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If you notice the parents to the left it will give you an idea how tall the slides on the right are.

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Little S, age 3, on the monkey bars.

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This is a like a rope bridge, only more rope and less bridge. There is nothing beyond their own skill to keep them from slipping through the net. Of course it was Sharkboy’s favorite place to climb around.

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We had no idea how this was meant to be used so we tried several ideas, including tread mill style.

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Like a regular slide, only noisier.

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On The Road Again

I wanted to write a couple of informative and useful pieces about surviving our road trip and camping with small children but I have been kind of busy preparing for and cleaning up after each trip so it probably isn’t going to happen. I never claimed to be responsible or informative. Look anywhere on any bio I have written, you’ll see.

We did survive both trips but possibly only because they were short. We stopped at the biggest truck stop in the world and posed for pictures in semi trucks, mostly for Sharkboy’s benefit.  Little S had his first of many outdoor, roadside diaper changes. We saw the Oscar Mayer Weinermobile as we crossed the state line and a quick Facebook poll confirmed that was, in fact, a fortunate sign. My cousin’s wedding was beautiful. It was outside on a perfect day at a ski resort. The boys displayed excellent behavior right up until dinner time when they started getting hungry and restless. Note to self: Bring more snacks. Little S heaved milk all over The Barkeep so we left shortly after the cutting of the cake. We went back to our hotel, changed into pajamas and comfortable, non-barfed on clothes, and went out for ice cream.

Seeing the Wienermobile as you cross the state line is either a sign of good fortune or that the Wienermobile is just leaving the state you are entering.

In the morning we visited local caves, which amused my mom since she clearly remembered my intense hatred of caves. I did not remember until we were about to start our journey into the earth and then it came rushing back that I was terrified of cramped, dark spaces and slippery stairs over hot lava. She swears she did not take me in a hot lava cave, ever, but I still see it in my mind and I was suddenly positive we would have to carry the boys over hot lava on slippery steps so I started getting a little sick. Then I realized getting the boys over hot lava would be nothing compared to trying to drag Beauty over it. We might have to sedate her. My children are amazingly strong willed. It will fare well for them in many situations, but not all.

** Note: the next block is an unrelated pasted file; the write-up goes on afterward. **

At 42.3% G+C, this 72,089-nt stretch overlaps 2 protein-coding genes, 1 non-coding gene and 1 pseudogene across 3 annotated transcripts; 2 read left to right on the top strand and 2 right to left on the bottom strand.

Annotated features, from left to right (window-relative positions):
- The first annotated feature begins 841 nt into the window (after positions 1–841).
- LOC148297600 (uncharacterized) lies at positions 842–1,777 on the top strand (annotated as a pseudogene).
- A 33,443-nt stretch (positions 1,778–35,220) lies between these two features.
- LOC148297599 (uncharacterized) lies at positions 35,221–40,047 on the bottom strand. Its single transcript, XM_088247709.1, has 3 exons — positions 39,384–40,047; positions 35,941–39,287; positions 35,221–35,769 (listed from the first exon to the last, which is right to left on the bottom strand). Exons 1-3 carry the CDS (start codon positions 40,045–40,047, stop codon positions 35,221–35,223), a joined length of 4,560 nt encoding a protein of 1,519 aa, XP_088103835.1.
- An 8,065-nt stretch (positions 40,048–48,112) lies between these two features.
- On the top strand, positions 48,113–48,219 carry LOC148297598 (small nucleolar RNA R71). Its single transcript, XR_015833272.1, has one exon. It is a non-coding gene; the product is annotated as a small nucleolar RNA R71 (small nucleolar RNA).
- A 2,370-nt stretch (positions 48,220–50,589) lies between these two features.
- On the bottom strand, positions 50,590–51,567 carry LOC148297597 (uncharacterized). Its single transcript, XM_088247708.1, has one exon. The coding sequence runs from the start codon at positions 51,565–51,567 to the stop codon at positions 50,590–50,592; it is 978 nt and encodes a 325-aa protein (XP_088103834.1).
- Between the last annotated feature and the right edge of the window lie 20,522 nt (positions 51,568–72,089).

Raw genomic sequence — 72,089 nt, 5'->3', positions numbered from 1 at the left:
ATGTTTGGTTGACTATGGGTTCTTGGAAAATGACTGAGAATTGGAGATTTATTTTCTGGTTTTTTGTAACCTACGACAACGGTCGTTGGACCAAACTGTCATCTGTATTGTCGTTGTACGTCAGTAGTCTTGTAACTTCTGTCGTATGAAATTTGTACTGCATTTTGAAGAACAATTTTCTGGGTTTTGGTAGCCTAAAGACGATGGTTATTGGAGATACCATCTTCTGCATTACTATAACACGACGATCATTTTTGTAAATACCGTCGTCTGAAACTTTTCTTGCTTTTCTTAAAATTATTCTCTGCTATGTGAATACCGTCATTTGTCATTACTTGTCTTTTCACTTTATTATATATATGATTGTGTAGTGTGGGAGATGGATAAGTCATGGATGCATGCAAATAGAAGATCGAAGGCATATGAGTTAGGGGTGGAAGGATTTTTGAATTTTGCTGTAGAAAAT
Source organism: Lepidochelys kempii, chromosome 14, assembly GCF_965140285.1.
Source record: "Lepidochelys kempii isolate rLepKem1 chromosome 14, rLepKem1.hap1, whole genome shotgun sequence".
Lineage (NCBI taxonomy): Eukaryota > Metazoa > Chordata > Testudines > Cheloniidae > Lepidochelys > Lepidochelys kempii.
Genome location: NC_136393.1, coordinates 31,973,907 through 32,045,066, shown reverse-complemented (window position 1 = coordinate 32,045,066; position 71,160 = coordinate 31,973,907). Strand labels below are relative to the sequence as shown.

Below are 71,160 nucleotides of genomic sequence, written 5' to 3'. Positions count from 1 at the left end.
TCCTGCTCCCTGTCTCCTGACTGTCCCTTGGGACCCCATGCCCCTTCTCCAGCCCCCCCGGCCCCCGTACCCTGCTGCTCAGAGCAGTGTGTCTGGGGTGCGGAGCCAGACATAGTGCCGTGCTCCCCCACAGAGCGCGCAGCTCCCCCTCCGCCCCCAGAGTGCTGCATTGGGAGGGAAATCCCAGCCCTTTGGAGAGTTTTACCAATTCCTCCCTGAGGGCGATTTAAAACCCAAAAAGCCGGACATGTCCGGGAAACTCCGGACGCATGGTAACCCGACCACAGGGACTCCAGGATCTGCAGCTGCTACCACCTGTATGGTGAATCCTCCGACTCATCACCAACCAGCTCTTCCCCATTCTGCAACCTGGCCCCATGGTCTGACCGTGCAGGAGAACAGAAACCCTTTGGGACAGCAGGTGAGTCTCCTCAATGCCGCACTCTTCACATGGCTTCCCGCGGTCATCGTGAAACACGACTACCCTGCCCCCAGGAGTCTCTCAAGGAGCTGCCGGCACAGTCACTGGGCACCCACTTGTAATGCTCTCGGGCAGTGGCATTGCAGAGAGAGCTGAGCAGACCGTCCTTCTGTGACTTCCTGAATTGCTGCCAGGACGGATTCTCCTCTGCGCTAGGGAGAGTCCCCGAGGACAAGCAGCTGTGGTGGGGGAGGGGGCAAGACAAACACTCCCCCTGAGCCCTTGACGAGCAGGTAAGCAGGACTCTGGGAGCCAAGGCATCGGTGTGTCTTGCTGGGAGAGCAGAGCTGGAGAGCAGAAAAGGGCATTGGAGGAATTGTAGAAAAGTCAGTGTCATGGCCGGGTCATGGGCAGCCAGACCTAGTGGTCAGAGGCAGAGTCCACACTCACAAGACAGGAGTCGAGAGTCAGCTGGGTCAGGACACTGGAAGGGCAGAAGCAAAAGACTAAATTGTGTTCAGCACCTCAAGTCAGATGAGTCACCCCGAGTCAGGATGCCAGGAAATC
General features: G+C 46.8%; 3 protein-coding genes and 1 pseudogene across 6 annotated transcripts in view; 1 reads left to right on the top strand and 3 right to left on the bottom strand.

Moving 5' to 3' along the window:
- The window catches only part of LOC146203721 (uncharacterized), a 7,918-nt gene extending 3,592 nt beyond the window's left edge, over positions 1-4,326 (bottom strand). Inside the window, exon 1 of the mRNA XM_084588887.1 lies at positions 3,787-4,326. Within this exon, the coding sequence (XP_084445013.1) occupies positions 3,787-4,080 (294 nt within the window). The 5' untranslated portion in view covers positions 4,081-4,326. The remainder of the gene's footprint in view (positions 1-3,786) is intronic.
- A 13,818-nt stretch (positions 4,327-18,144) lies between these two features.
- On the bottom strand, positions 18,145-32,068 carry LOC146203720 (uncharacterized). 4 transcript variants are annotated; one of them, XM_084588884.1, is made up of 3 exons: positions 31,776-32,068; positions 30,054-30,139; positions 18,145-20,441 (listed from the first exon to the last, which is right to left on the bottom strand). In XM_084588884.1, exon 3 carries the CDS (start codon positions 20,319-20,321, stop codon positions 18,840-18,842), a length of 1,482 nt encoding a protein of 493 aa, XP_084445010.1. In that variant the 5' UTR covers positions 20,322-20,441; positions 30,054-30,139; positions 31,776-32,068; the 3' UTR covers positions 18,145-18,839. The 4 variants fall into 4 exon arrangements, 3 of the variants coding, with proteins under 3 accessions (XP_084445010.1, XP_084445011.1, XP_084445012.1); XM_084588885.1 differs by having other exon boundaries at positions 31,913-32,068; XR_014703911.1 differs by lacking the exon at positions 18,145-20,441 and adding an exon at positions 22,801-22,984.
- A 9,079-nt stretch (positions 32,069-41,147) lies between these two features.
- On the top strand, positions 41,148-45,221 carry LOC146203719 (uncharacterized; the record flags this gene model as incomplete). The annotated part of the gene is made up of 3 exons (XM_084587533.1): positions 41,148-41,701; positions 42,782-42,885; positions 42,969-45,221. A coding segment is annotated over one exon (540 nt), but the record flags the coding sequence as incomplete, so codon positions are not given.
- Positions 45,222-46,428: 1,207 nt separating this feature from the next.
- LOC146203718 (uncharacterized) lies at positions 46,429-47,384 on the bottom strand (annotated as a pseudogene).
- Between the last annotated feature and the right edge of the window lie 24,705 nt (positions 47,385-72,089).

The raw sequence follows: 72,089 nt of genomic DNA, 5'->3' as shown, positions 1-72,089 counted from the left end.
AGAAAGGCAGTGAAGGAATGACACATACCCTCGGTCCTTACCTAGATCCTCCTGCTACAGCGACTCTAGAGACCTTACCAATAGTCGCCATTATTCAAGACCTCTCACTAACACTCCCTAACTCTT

the reality of co-sleeping in a hotel

There was no hot lava, though, just a lot of cave bacon and humidity. It was a good time right up until it wasn’t anymore, which was right about the time Sharkboy pooped. There is nowhere to change a diaper in a well preserved cave and this one was awful. It was obviously painful and he was getting more and more agitated as we walked. The last 5 minutes before being released into daylight he just cried. We changed him immediately and his mood changed just as quickly. Everyone had fun excavating rocks and fossils in the giant sandboxes outside of the cave, especially the girls, and Little S showed his first signs of being a collector. He found a crystal and held on to it almost the entire time we were there. When he did drop it he would dig until he found the right one again. I ended up buying it for him because I’m a sucker.

You know how you look back on a trip and remember one defining moment? I will always remember this trip as “the time Sharkboy started yelling in the restaurant that his butt hurt” and I will laugh every single time even though the poor kid was definitely in pain. My kids almost never get diaper rash and when they do I just use coconut oil and it clears right up, but this one was terrible. We went to Wal Mart and investigated every single kind of ointment and cream. They were pretty much all variations of the same thing. Zinc Oxide in varying percentages. I finally settled on Desitin Maximum Strength because it was 40%, the highest by far. I can’t stand the smell of Desitin but I also can’t stand my baby boy crying and being miserable, especially on vacation. The girls helped me change diapers and we were on the road again in no time.

I will probably always remember this camping trip as “the time Grandma drank vodka lemonade straight from the jug” but our camping trips tend to blend together because they are always in the exact same spot, usually on the exact same weekend, Father’s Day. I suppose it might also be recalled as Little S’ first camping trip, but no, Grandma drank vodka lemonade straight from a jug. You don’t forget that.